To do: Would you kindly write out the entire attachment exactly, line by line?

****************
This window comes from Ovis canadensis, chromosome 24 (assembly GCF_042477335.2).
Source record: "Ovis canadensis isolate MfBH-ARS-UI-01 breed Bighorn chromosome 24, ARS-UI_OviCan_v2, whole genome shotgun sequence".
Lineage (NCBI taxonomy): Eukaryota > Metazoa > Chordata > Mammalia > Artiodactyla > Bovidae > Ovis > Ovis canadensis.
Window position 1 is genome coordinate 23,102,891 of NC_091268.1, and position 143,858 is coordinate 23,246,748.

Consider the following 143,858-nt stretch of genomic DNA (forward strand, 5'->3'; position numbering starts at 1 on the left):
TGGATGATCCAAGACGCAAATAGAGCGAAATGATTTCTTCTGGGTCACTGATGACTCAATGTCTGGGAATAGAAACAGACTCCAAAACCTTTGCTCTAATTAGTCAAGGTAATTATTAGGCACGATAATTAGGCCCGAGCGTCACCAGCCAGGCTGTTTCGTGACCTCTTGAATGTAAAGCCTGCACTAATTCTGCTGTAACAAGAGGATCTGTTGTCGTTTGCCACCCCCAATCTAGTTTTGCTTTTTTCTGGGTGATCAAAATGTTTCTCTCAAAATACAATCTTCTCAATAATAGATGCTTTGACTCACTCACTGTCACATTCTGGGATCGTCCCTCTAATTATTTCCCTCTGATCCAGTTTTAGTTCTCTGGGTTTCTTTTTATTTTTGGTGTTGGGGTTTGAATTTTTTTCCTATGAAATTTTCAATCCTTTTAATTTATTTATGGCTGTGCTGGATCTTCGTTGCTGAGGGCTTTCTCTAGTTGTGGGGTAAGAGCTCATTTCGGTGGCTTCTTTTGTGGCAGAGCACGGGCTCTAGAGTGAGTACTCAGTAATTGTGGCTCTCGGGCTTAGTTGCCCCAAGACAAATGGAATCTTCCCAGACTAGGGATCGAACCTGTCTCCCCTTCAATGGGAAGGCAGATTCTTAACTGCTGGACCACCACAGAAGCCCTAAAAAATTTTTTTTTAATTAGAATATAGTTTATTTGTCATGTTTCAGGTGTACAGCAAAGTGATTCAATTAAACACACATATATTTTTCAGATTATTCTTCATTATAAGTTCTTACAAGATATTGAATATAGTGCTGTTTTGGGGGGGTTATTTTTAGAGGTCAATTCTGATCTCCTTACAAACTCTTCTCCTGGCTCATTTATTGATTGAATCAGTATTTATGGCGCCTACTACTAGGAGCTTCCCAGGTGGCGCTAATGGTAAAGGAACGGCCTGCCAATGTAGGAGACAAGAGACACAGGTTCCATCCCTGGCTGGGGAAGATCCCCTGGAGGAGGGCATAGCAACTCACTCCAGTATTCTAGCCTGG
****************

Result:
This window comes from Ovis canadensis, chromosome 24 (assembly GCF_042477335.2).
Source record: "Ovis canadensis isolate MfBH-ARS-UI-01 breed Bighorn chromosome 24, ARS-UI_OviCan_v2, whole genome shotgun sequence".
Lineage (NCBI taxonomy): Eukaryota > Metazoa > Chordata > Mammalia > Artiodactyla > Bovidae > Ovis > Ovis canadensis.
Window position 1 is genome coordinate 23,102,891 of NC_091268.1, and position 143,858 is coordinate 23,246,748.

Consider the following 143,858-nt stretch of genomic DNA (forward strand, 5'->3'; position numbering starts at 1 on the left):
TGGATGATCCAAGACGCAAATAGAGCGAAATGATTTCTTCTGGGTCACTGATGACTCAATGTCTGGGAATAGAAACAGACTCCAAAACCTTTGCTCTAATTAGTCAAGGTAATTATTAGGCACGATAATTAGGCCCGAGCGTCACCAGCCAGGCTGTTTCGTGACCTCTTGAATGTAAAGCCTGCACTAATTCTGCTGTAACAAGAGGATCTGTTGTCGTTTGCCACCCCCAATCTAGTTTTGCTTTTTTCTGGGTGATCAAAATGTTTCTCTCAAAATACAATCTTCTCAATAATAGATGCTTTGACTCACTCACTGTCACATTCTGGGATCGTCCCTCTAATTATTTCCCTCTGATCCAGTTTTAGTTCTCTGGGTTTCTTTTTATTTTTGGTGTTGGGGTTTGAATTTTTTTCCTATGAAATTTTCAATCCTTTTAATTTATTTATGGCTGTGCTGGATCTTCGTTGCTGAGGGCTTTCTCTAGTTGTGGGGTAAGAGCTCATTTCGGTGGCTTCTTTTGTGGCAGAGCACGGGCTCTAGAGTGAGTACTCAGTAATTGTGGCTCTCGGGCTTAGTTGCCCCAAGACAAATGGAATCTTCCCAGACTAGGGATCGAACCTGTCTCCCCTTCAATGGGAAGGCAGATTCTTAACTGCTGGACCACCACAGAAGCCCTAAAAAATTTTTTTTTAATTAGAATATAGTTTATTTGTCATGTTTCAGGTGTACAGCAAAGTGATTCAATTAAACACACATATATTTTTCAGATTATTCTTCATTATAAGTTCTTACAAGATATTGAATATAGTGCTGTTTTGGGGGGGTTATTTTTAGAGGTCAATTCTGATCTCCTTACAAACTCTTCTCCTGGCTCATTTATTGATTGAATCAGTATTTATGGCGCCTACTACTAGGAGCTTCCCAGGTGGCGCTAATGGTAAAGGAACGGCCTGCCAATGTAGGAGACAAGAGACACAGGTTCCATCCCTGGCTGGGGAAGATCCCCTGGAGGAGGGCATAGCAACTCACTCCAGTATTCTAGCCTGG